With her love of Bauhaus and Kandinsky and her personal penchant for clothes which encompass both boyish and feminine in equal measure, Julie Eilenberger has injected her creative stamp into YMC’s AW14 womenswear collection. Taking inspiration from the aforementioned artists, with luxury materials also in mind, Eilenberger’s AW14 provides androgynous silhouettes, nautical notes and a plethora of colour and texture. We catch up with Julie Eilenberger herself to find out how she is bringing womenswear to the forefront of cult British label, YMC.
Let’s start with your transition into YMC – obviously you took over the womens line that Fraser had previously been working on, how did this come about?
It was kind of a casual thing because I knew the people that ran it. They needed somebody, a woman, to come in and start doing the womenswear and Selene, who works with the YMC team, thought it would be nice to have me on board. It started as a freelance thing but its never just a freelance thing – it takes over you’re life. I also don’t like to do things by half, I like to see things through, so I couldn’t just hand over my drawings to my assistant and be like: “Okay I’m off”! I wanted to be part of the fittings as well and everything, so a month into it, it became a full time thing, you know, organising photo shoots and bringing everything together at the end of the season – that’s the most exciting part – but no one had done that before. Now the collections are growing and they’re starting to sell really well.
So this winter’s collection includes a lot of primary colour and knitwear. What was the decision behind that?
I was very inspired by primary colour along with Bauhaus and Kandinsky in particular who’s all about primary colours. I studied in Berlin for three years so obviously you’re pushed into the whole Bauhaus thing but I just found it fascinating. I always went to this small Bauhaus museum in west Berlin. They put on a new show every few months but it’s always really particular: one month its all about posters and graphics, the next month it’ll be all about architecture and the next month it’ll be similarities between Japanese design and German Bauhaus. So for me I think that just fit the whole YMC thing. I mixed that with some nautical references because that fits really well with the primary colours and the Bauhaus graphics, it’s kind of boyish but feminine at the same time, which I’m all about, that mixture of feminine and masculine.
What about the materials?
I like really pure materials and that was important to me when I came to YMC, that everything should be as natural as possible and YMC is that kind of brand. It’s not always easy when you’re working with countries all over the world, making sure that everyone is doing what you want, but it really makes the difference in a jumper. I wanted to bring that luxury material aspect to YMC whilst staying feminine and boyish at the same time.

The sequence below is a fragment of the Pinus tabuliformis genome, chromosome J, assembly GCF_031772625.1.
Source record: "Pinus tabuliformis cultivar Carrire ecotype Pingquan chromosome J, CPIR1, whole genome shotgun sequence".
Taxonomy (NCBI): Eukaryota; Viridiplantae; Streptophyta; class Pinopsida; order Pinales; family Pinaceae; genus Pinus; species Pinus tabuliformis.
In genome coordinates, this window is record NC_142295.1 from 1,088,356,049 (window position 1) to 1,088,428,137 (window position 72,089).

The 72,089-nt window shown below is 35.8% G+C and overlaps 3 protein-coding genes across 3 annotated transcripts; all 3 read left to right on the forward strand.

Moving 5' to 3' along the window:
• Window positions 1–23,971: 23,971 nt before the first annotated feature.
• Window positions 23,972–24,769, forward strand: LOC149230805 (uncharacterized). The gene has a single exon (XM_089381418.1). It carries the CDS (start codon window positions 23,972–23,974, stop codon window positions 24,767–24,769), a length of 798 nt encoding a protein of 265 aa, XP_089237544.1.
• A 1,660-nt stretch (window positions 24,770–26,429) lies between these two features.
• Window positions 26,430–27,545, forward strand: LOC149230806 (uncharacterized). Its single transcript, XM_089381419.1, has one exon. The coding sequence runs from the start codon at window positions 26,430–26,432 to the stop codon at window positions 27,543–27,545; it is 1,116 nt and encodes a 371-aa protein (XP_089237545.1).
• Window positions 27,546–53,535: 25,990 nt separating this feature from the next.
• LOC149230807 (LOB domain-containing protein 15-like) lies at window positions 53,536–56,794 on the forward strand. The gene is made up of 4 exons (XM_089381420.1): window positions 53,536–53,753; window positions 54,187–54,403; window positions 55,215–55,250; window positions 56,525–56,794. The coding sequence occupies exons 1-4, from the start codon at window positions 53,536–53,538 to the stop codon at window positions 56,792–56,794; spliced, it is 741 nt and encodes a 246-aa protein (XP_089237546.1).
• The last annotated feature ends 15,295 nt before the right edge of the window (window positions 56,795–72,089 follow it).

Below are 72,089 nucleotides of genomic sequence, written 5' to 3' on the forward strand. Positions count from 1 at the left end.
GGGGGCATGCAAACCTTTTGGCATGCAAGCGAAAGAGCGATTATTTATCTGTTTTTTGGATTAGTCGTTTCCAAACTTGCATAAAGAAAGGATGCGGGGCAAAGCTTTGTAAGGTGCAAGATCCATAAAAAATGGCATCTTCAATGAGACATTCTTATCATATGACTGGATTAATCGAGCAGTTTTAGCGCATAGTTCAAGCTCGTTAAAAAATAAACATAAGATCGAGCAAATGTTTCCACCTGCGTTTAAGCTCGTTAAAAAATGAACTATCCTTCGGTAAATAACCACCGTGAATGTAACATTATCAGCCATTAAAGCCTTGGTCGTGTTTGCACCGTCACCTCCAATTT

What about your own line, is that something you still do?
No, I’ve got no time for that. The whole YMC thing happened around the same time I decided to do my own thing. I was working for Sophie Hulme and doing my own thing on the side. I did decide to do it properly, but then I got poached by YMC and they told me it was part time, but that didn’t really work. And I never realised that you can’t do both things.
What aspects of your own line have you brought to YMC?
I was always playing a lot with structure – different structures and materials and the balance between something masculine and feminine. I think my look was a lot more ‘fashion’ whilst YMC is more what I wear personally, and what my friends where personally. When I was doing my own thing it was more that I needed to let stuff out of my brain, whereas with YMC it’s more of a ‘what do I want to wear?’ approach.
How would you describe the YMC woman this winter?
I think she’s someone who cares a lot about quality, and cares about buying a piece that can last. In terms of fashion season and trend season, but also in terms of quality. Our customers come in for a jumper that they want to keep for a few seasons. It’s not just a trend.She’s definitely a girl who’s not too girly but there are some dresses you could wear out. She’s somebody who likes to come in with her boyfriend who might also pick up a few things.
Or she can pick up some clothes from the guys section too!
A lot more people are starting to do that!
So aside from art, what else inspires you?
I think I always go crazy with different sounds. I called my dad last week and was like: “I need some jazz right now, what can you recommend?” and he was like “Here’s my spotify playlist”. And then I went through this phase where I was listening to a lot of soul from the 70s, so I go through different phases with music. But its funny because now I’ve been getting into this 70s vibe so then I’ll start watching movies from that era, and then I’ll start dressing like them subconsciously! But I love movies and I love music, but it’s not like one thing influences me, it’s everything.
So if we look to SS15, what can you give away?
For summer I brought over some of the nautical references from the winter and pushed that more. So a lot of nautical references, sort of French Riviera – lots of blues and denims and whites, mixed with a Japanese effect and lots of volumes and blacks and whites. It’s very graphic – I always go very graphic I think. Some nice Breton stripes and some exciting bags as well, we’re really starting to push the whole accessories department, and for the winter, which I’m working on at the moment, it’s even bigger.